Answer Id: E9384

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What is the PSC Cryopreservation Kit? Product FAQ

Answer

The PSC cryopreservation kit contains xeno-free PSC Cryopreservation Medium, which is a ready-to-use solution for the cryopreservation of early passage pluripotent stem cells (PSCs), and Gibco Revitacell Supplement (100X), a chemically defined recovery supplement for use in the post-thaw culture medium. When used in combination, these reagents help minimize loss of cell viability, maximize post-thaw recovery, and minimize unwanted differentiation of PSCs. This kit can also be used to cryopreserve and recover peripheral blood mononuclear cells (PBMCs) to improve post-thaw cell viability and recovery.

Find additional tips, troubleshooting help, and resources within our Cell Culture Support Center.

Answer Id: E12461

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Does Efficient-Pro Medium require supplementation for use? Product FAQ

Answer

When using a CHO cell line with a selection system other than the glutamine synthetase (GS) system, we recommend adding 2-8 mM L-glutamine or GlutaMAX Supplement to Efficient-Pro Medium. Additionally, we recommend making sure that glucose levels do not fall below 2 g/L in culture by supplementing with glucose as needed. Also, if clumping becomes an issue, then add anti-clumping agent (ACA) to your cultures at 1% v/v.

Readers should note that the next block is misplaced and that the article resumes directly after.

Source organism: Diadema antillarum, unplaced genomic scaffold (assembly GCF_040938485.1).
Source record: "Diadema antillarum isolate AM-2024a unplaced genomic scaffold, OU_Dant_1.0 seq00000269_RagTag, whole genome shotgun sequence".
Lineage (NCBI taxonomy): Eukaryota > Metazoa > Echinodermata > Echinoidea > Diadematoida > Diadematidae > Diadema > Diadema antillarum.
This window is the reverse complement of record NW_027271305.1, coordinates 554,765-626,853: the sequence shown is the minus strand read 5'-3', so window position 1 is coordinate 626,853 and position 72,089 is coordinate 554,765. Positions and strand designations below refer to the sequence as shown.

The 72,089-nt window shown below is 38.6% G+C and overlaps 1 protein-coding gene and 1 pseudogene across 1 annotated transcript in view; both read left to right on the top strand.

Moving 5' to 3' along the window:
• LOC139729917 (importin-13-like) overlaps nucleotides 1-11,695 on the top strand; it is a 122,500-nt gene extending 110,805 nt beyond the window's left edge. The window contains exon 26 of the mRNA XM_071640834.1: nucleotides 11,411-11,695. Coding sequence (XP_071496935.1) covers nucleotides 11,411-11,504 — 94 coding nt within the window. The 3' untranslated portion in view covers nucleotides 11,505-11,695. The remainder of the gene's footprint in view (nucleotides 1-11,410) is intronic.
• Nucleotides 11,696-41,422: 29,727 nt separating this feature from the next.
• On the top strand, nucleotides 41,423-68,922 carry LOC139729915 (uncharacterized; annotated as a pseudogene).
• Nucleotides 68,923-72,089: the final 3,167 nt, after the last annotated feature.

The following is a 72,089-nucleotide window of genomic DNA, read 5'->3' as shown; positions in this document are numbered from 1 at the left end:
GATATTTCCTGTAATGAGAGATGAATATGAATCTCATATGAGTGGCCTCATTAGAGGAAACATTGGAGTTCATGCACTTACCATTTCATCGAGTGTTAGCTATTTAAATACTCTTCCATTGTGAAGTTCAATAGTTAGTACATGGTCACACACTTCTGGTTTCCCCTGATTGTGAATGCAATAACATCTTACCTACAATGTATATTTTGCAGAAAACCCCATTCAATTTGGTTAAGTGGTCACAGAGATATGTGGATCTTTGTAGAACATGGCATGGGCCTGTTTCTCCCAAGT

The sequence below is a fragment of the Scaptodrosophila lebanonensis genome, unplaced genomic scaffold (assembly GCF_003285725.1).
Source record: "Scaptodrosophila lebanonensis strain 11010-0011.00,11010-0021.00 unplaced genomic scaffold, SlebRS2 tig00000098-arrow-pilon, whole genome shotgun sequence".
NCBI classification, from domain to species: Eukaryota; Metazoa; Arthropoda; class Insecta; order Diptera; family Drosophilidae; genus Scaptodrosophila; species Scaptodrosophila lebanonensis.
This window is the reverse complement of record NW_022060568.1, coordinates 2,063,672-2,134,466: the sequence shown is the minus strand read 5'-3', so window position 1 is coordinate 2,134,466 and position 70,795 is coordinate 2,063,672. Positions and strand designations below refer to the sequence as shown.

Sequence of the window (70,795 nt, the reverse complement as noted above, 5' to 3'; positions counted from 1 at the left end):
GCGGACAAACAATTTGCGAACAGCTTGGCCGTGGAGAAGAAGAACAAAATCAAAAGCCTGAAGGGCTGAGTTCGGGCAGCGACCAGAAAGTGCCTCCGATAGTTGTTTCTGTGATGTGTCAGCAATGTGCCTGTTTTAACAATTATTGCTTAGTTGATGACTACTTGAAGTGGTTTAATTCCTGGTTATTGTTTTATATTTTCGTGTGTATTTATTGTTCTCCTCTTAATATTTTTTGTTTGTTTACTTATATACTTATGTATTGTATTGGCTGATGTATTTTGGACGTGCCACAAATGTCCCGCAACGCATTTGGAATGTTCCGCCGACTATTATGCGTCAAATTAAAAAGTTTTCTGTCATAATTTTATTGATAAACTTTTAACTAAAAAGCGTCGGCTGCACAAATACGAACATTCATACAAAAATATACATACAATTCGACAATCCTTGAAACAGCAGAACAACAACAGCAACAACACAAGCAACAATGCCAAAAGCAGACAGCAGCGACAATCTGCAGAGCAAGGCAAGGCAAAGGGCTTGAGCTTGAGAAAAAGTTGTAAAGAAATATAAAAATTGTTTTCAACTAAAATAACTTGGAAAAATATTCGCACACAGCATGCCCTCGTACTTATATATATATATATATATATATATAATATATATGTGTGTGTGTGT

Find additional tips, troubleshooting help, and resources within our Cell Culture Support Center.

Answer Id: E20376

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Does Efficient-Pro AGT Medium require supplementation for use? Product FAQ

Answer

When using a CHO cell line with a selection system other than the glutamine synthetase (GS) system, we recommend adding 2-8 mM L-glutamine or GlutaMAX Supplement to Efficient-Pro AGT Medium. Additionally, we recommend making sure that glucose levels do not fall below 2 g/L in culture by supplementing with glucose as needed. Also, if clumping becomes an issue, then add anti-clumping agent (ACA) to your cultures at 1% v/v.

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Answer Id: E20381

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Does High-Intensity Perfusion (HIP) CHO Medium require supplementation for use? Product FAQ

Answer

When using a CHO cell line with a selection system other than the glutamine synthetase (GS) system, we recommend adding 2-8 mM L-Glutamine or GlutaMAX Supplement to High-Intensity Perfusion (HIP) CHO Medium. Additionally, we recommend making sure that glucose levels do not fall below 2 g/L in culture by supplementing with glucose as needed. Also, if clumping becomes an issue, then anti-clumping agent (ACA) can be used.

Find additional tips, troubleshooting help, and resources within our Cell Culture Support Center.

Answer Id: E19144